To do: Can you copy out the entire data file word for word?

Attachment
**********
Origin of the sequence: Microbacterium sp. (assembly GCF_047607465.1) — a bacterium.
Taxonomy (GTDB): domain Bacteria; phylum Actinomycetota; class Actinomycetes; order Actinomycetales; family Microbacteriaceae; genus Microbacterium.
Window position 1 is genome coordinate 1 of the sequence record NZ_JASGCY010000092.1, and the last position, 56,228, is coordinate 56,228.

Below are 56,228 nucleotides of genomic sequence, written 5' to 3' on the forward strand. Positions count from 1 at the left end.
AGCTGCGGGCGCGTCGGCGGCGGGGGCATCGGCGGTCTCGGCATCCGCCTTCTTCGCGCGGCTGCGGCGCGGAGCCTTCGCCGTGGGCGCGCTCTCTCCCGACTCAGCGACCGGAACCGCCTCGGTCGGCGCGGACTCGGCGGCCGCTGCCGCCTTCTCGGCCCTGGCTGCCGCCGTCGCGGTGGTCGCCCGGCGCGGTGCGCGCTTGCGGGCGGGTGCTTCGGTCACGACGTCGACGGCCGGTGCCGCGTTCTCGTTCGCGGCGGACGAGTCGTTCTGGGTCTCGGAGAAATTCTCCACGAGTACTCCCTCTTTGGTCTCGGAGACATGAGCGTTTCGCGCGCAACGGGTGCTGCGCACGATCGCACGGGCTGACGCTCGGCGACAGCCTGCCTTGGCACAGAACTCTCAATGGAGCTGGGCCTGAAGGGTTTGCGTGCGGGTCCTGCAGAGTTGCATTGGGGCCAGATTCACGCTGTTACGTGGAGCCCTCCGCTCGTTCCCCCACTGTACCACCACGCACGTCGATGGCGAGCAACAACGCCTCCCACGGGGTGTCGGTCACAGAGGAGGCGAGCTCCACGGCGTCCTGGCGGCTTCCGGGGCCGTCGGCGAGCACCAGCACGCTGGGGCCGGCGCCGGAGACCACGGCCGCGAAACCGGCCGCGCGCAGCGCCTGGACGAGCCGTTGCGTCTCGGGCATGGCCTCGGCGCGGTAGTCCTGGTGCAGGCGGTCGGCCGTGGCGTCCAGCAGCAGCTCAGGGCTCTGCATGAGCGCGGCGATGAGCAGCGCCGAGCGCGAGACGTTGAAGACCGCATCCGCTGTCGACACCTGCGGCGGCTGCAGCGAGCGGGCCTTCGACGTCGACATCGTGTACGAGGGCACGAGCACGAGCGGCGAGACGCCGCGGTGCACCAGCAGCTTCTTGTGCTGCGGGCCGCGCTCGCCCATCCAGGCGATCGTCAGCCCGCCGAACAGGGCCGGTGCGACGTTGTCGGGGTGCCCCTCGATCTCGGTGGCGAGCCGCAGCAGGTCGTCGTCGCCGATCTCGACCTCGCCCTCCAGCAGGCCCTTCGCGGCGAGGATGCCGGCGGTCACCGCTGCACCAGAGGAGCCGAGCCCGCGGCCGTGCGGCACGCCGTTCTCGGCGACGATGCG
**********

Origin of the sequence: Microbacterium sp. (assembly GCF_047607465.1) — a bacterium.
Taxonomy (GTDB): domain Bacteria; phylum Actinomycetota; class Actinomycetes; order Actinomycetales; family Microbacteriaceae; genus Microbacterium.
Window position 1 is genome coordinate 1 of the sequence record NZ_JASGCY010000092.1, and the last position, 56,228, is coordinate 56,228.

Below are 56,228 nucleotides of genomic sequence, written 5' to 3' on the forward strand. Positions count from 1 at the left end.
AGCTGCGGGCGCGTCGGCGGCGGGGGCATCGGCGGTCTCGGCATCCGCCTTCTTCGCGCGGCTGCGGCGCGGAGCCTTCGCCGTGGGCGCGCTCTCTCCCGACTCAGCGACCGGAACCGCCTCGGTCGGCGCGGACTCGGCGGCCGCTGCCGCCTTCTCGGCCCTGGCTGCCGCCGTCGCGGTGGTCGCCCGGCGCGGTGCGCGCTTGCGGGCGGGTGCTTCGGTCACGACGTCGACGGCCGGTGCCGCGTTCTCGTTCGCGGCGGACGAGTCGTTCTGGGTCTCGGAGAAATTCTCCACGAGTACTCCCTCTTTGGTCTCGGAGACATGAGCGTTTCGCGCGCAACGGGTGCTGCGCACGATCGCACGGGCTGACGCTCGGCGACAGCCTGCCTTGGCACAGAACTCTCAATGGAGCTGGGCCTGAAGGGTTTGCGTGCGGGTCCTGCAGAGTTGCATTGGGGCCAGATTCACGCTGTTACGTGGAGCCCTCCGCTCGTTCCCCCACTGTACCACCACGCACGTCGATGGCGAGCAACAACGCCTCCCACGGGGTGTCGGTCACAGAGGAGGCGAGCTCCACGGCGTCCTGGCGGCTTCCGGGGCCGTCGGCGAGCACCAGCACGCTGGGGCCGGCGCCGGAGACCACGGCCGCGAAACCGGCCGCGCGCAGCGCCTGGACGAGCCGTTGCGTCTCGGGCATGGCCTCGGCGCGGTAGTCCTGGTGCAGGCGGTCGGCCGTGGCGTCCAGCAGCAGCTCAGGGCTCTGCATGAGCGCGGCGATGAGCAGCGCCGAGCGCGAGACGTTGAAGACCGCATCCGCTGTCGACACCTGCGGCGGCTGCAGCGAGCGGGCCTTCGACGTCGACATCGTGTACGAGGGCACGAGCACGAGCGGCGAGACGCCGCGGTGCACCAGCAGCTTCTTGTGCTGCGGGCCGCGCTCGCCCATCCAGGCGATCGTCAGCCCGCCGAACAGGGCCGGTGCGACGTTGTCGGGGTGCCCCTCGATCTCGGTGGCGAGCCGCAGCAGGTCGTCGTCGCCGATCTCGACCTCGCCCTCCAGCAGGCCCTTCGCGGCGAGGATGCCGGCGGTCACCGCTGCACCAGAGGAGCCGAGCCCGCGGCCGTGCGGCACGCCGTTCTCGGCGACGATGCG